Phantom Restless Legs Syndrome

Alberto Raggi, Raffaele Ferri

Research output: Contribution to journalArticlepeer-review


Background: Amputees often experience a phantom limb consisting in the vivid impression that the limb is not only still present, but in many cases, painful. These patients may also become restless legs syndrome (RLS) sufferers; conversely, a preexisting RLS may persist after limb amputation. Summary: In this brief essay, papers on phantom RLS (pRLS) are reviewed in order to provide clinical elements for the diagnosis and treatment of this peculiar condition. It is relevant that dopamine receptor agonists yielded a marked reduction of the RLS symptoms in all cases reported. Key Messages: pRLS indirectly confirms the innate capacity of the central nervous system to retain a primordial internal body image responsible of phantom sensations. Moreover, it has been hypothesized that pRLS may provide clues for a better comprehension of some mechanisms underlying phantom pain and for the development of new treatment strategies.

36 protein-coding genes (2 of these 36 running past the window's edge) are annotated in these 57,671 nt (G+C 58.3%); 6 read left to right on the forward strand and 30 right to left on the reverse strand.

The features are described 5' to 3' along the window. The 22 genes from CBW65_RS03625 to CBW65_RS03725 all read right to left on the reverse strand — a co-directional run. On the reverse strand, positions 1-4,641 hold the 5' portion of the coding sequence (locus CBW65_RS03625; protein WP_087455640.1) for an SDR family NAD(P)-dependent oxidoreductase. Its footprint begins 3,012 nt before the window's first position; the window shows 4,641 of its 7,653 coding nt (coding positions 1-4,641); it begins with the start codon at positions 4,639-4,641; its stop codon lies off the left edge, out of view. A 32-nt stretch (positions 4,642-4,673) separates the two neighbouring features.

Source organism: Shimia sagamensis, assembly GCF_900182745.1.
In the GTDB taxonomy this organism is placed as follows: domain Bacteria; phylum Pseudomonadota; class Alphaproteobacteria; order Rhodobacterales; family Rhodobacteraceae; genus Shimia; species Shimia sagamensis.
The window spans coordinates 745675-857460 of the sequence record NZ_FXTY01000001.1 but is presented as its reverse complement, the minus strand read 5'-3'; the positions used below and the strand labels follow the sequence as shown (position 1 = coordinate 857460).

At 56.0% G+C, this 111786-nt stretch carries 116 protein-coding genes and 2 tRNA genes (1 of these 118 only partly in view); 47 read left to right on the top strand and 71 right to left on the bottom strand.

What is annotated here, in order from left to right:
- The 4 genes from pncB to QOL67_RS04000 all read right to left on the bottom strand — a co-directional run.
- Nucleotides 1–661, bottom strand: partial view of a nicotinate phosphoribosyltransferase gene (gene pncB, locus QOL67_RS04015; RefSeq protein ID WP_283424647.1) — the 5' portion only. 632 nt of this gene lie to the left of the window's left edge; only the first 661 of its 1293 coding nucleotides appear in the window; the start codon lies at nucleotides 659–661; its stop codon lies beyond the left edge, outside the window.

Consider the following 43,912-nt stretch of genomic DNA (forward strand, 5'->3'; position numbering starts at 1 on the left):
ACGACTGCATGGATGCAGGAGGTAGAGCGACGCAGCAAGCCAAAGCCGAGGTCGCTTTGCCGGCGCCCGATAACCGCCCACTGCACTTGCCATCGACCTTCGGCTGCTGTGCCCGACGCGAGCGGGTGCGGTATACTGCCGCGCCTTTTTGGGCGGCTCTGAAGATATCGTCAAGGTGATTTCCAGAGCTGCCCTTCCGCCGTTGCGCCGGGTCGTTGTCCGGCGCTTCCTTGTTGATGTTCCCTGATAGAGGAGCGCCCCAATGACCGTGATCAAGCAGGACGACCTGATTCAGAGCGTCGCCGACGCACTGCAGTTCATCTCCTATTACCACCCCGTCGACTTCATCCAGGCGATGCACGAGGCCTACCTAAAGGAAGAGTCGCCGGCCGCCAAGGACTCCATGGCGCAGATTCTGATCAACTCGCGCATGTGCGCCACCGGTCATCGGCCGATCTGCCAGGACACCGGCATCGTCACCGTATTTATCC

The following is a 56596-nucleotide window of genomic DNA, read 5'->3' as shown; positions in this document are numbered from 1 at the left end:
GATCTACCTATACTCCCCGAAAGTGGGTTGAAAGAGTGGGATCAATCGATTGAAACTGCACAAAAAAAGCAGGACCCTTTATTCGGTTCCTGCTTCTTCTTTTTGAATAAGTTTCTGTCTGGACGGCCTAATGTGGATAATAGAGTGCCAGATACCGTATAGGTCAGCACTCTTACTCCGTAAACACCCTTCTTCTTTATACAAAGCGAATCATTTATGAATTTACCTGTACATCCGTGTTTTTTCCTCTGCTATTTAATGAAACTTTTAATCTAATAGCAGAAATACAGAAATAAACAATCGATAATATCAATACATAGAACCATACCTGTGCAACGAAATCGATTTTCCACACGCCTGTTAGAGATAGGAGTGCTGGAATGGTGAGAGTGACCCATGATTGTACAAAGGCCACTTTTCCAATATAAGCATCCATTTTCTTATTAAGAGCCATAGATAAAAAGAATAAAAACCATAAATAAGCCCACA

Original languageEnglish
JournalEuropean Neurology
Publication statusAccepted/In press - Jan 1 2019


  • Dopamine receptor agonist
  • Pain
  • Phantom limb
  • Restless legs syndrome
  • Review

ASJC Scopus subject areas

  • Neurology
  • Clinical Neurology


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